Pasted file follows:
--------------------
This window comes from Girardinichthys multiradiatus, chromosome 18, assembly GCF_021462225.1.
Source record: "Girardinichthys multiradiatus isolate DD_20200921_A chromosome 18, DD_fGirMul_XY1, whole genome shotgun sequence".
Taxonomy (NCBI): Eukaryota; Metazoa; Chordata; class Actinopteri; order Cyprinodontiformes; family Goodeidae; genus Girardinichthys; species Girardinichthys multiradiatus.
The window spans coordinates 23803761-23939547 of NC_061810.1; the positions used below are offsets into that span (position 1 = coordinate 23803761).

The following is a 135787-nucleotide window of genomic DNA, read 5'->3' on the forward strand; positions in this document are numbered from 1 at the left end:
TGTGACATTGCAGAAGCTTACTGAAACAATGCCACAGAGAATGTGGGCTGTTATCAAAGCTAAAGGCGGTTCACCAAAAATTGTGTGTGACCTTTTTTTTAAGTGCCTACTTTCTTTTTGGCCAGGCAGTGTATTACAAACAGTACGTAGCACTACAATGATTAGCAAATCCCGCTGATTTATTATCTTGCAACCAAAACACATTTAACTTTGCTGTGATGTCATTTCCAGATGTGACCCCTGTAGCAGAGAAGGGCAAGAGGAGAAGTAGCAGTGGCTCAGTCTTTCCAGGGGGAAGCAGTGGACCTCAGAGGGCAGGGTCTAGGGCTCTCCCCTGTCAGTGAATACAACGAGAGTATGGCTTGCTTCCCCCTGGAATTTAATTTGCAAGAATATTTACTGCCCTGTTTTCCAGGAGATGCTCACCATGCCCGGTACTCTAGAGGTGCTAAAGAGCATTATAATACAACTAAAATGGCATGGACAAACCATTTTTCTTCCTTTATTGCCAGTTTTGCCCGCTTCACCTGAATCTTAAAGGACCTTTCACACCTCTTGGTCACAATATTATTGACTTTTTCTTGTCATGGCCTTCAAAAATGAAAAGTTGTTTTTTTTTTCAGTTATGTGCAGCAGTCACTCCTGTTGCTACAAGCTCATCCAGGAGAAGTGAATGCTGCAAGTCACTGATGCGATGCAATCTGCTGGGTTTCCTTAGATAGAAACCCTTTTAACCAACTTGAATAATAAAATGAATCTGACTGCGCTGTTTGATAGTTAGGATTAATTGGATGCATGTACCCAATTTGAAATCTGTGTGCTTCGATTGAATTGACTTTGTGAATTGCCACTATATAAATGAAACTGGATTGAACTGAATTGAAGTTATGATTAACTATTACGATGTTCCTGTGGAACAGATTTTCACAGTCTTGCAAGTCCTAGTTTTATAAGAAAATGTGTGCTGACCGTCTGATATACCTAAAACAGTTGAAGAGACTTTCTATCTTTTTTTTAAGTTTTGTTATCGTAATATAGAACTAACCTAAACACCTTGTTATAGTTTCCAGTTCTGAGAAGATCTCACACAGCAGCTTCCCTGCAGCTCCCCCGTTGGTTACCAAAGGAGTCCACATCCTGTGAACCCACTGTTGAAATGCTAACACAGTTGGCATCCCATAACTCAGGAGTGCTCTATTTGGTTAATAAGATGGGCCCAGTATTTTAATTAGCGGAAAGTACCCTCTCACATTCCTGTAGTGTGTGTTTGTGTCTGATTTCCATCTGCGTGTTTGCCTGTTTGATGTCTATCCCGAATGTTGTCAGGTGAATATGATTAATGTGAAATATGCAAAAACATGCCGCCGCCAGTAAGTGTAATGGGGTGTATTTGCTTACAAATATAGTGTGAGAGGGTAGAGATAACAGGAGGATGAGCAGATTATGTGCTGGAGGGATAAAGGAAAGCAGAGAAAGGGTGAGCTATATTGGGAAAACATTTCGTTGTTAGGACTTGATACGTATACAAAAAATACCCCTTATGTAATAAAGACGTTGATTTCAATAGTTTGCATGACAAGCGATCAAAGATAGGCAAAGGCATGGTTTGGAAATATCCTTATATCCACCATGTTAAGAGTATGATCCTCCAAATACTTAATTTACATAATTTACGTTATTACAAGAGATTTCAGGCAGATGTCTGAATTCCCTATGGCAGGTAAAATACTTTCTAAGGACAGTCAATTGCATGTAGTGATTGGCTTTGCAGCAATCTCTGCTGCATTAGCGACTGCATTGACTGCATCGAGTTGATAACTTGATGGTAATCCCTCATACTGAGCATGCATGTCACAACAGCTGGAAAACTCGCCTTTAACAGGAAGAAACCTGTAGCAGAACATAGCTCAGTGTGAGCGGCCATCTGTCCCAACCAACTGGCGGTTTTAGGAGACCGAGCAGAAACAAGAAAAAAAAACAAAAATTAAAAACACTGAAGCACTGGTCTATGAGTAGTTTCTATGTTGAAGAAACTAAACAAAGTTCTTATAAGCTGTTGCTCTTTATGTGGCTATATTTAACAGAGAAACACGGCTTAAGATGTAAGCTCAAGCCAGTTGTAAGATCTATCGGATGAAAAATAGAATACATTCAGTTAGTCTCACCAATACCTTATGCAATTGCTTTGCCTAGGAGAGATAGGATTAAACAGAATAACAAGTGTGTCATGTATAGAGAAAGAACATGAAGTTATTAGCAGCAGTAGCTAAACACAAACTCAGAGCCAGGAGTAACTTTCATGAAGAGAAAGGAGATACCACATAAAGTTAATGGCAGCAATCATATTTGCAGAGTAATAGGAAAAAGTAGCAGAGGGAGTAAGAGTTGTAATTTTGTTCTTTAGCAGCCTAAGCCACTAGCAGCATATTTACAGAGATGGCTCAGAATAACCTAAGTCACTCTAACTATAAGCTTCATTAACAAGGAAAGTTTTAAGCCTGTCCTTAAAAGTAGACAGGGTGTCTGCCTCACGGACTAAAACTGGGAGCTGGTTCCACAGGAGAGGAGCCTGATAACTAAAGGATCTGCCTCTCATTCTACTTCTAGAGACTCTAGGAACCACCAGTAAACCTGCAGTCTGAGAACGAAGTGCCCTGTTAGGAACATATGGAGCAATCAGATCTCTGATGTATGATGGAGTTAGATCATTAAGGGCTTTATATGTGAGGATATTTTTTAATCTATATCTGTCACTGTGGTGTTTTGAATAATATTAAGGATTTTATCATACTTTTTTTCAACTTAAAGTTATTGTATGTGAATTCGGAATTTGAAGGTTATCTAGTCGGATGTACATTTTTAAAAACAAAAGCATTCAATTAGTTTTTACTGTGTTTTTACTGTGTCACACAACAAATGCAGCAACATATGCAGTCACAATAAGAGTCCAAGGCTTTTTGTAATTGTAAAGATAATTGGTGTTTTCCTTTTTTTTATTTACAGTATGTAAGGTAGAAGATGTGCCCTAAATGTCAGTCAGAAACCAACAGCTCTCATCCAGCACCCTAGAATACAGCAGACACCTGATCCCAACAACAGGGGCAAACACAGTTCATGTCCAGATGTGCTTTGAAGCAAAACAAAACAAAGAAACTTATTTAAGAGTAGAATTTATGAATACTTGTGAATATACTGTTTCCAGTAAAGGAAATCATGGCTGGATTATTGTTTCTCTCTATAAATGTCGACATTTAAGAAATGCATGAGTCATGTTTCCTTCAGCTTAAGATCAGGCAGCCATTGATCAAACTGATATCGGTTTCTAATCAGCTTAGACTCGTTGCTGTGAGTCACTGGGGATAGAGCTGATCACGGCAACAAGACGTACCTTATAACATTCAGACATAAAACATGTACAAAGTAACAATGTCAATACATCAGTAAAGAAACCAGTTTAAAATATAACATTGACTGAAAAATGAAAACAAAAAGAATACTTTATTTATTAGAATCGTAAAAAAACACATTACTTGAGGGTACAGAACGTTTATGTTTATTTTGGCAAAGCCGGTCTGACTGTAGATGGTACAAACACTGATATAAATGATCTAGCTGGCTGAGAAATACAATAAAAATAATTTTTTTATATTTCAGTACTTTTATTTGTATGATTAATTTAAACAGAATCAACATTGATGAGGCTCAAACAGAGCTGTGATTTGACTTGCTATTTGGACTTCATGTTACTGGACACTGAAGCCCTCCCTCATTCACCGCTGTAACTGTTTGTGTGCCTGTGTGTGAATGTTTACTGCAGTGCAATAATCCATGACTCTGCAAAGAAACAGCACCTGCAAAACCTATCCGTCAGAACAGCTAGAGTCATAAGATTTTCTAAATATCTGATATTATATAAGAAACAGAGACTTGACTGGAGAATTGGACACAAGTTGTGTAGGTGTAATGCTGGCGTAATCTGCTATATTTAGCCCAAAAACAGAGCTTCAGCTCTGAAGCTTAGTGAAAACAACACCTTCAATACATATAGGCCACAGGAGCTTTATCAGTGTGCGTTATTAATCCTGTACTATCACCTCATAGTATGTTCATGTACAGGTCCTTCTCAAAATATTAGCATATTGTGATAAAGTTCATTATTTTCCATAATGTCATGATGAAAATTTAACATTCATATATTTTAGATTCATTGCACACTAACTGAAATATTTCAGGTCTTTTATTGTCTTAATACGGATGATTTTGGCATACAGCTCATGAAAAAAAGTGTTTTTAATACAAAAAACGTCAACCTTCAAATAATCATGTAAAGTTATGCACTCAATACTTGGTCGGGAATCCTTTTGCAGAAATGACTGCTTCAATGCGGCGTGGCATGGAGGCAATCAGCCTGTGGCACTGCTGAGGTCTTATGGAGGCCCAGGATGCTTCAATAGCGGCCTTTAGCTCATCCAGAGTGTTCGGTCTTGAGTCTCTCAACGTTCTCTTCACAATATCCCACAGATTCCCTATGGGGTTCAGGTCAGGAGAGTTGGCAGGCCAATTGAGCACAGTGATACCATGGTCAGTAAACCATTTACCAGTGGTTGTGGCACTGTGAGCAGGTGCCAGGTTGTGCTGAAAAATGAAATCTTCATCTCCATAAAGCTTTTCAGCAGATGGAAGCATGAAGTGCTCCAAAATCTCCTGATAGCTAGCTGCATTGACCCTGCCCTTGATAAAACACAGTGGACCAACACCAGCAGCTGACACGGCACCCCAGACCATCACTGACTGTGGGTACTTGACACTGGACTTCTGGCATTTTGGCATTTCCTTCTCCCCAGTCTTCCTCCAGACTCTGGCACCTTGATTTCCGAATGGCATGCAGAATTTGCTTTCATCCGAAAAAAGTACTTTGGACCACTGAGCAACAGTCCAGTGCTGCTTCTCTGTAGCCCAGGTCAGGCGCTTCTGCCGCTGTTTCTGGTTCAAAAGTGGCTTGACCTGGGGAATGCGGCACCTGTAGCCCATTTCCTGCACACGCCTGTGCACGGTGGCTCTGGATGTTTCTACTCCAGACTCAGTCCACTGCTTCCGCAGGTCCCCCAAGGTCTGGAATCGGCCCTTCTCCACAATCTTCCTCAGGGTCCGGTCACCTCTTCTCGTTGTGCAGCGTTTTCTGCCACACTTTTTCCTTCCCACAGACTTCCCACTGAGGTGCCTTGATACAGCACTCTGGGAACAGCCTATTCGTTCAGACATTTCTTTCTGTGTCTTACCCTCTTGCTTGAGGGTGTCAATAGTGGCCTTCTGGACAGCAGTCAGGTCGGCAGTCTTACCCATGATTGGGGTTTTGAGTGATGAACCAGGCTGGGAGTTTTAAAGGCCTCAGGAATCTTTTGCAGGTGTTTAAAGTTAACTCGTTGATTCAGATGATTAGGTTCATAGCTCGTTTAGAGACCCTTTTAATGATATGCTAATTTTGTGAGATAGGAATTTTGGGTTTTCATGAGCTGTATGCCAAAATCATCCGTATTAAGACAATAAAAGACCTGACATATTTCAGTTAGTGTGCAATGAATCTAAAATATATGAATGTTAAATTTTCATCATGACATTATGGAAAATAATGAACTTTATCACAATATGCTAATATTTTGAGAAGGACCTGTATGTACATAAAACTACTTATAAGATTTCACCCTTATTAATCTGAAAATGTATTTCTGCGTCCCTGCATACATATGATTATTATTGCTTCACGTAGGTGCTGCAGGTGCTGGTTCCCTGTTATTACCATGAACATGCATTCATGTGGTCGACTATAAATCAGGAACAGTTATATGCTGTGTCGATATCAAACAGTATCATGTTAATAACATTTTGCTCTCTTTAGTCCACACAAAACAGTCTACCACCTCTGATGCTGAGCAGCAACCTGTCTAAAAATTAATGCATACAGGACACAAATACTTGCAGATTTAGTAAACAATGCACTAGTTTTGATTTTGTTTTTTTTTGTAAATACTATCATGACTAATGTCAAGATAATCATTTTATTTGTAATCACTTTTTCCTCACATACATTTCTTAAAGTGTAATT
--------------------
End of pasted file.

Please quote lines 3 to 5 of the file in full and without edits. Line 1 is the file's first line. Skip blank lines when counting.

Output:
Taxonomy (NCBI): Eukaryota; Metazoa; Chordata; class Actinopteri; order Cyprinodontiformes; family Goodeidae; genus Girardinichthys; species Girardinichthys multiradiatus.
The window spans coordinates 23803761-23939547 of NC_061810.1; the positions used below are offsets into that span (position 1 = coordinate 23803761).

The following is a 135787-nucleotide window of genomic DNA, read 5'->3' on the forward strand; positions in this document are numbered from 1 at the left end: